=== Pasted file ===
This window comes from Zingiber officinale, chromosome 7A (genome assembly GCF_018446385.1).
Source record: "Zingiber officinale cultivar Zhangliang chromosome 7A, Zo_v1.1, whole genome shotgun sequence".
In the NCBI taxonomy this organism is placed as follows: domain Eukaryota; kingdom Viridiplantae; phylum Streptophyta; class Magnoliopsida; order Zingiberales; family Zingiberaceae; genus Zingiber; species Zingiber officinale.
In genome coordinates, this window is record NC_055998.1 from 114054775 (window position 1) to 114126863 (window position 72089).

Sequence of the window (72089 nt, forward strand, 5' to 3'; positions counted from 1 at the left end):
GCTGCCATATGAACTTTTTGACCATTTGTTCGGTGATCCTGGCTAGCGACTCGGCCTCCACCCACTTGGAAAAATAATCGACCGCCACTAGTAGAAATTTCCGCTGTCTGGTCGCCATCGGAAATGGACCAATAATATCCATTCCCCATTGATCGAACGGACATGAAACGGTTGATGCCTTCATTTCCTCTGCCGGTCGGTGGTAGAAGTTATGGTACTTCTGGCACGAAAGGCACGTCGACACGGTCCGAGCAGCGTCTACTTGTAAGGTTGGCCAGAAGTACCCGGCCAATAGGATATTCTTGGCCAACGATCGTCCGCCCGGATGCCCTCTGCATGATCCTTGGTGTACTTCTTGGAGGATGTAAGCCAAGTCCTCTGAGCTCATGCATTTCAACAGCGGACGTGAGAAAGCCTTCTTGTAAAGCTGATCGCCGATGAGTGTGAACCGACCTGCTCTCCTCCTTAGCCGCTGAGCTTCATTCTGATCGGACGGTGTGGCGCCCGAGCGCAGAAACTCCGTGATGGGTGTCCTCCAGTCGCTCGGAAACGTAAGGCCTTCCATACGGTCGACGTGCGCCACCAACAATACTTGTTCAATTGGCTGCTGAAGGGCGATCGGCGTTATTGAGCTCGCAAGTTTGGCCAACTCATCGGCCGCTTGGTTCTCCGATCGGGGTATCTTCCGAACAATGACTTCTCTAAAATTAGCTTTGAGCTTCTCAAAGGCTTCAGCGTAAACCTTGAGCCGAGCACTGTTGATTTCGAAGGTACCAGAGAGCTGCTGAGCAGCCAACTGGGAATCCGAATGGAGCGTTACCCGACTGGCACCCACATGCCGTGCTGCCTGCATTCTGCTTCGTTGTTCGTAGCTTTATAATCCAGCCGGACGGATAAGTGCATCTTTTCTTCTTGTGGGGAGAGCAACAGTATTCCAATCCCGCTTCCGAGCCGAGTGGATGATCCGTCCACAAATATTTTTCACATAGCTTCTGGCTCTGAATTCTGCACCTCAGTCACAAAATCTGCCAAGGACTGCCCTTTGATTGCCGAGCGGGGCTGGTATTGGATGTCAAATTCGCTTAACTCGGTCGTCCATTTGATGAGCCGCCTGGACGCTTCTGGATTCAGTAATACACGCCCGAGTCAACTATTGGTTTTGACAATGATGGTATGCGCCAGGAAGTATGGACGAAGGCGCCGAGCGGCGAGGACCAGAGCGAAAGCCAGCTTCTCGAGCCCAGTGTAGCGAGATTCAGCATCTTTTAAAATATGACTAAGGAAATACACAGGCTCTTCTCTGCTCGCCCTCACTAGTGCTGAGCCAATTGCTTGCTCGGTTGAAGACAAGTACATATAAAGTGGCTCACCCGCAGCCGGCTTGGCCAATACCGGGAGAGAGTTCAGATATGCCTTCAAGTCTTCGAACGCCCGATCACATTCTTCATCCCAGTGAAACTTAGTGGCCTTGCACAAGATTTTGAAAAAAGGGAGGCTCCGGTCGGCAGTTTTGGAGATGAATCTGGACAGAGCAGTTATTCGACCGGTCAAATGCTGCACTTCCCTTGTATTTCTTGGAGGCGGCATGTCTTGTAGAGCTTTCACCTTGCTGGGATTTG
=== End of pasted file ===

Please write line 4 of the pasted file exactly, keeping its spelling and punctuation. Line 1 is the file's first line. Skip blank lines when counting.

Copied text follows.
In genome coordinates, this window is record NC_055998.1 from 114054775 (window position 1) to 114126863 (window position 72089).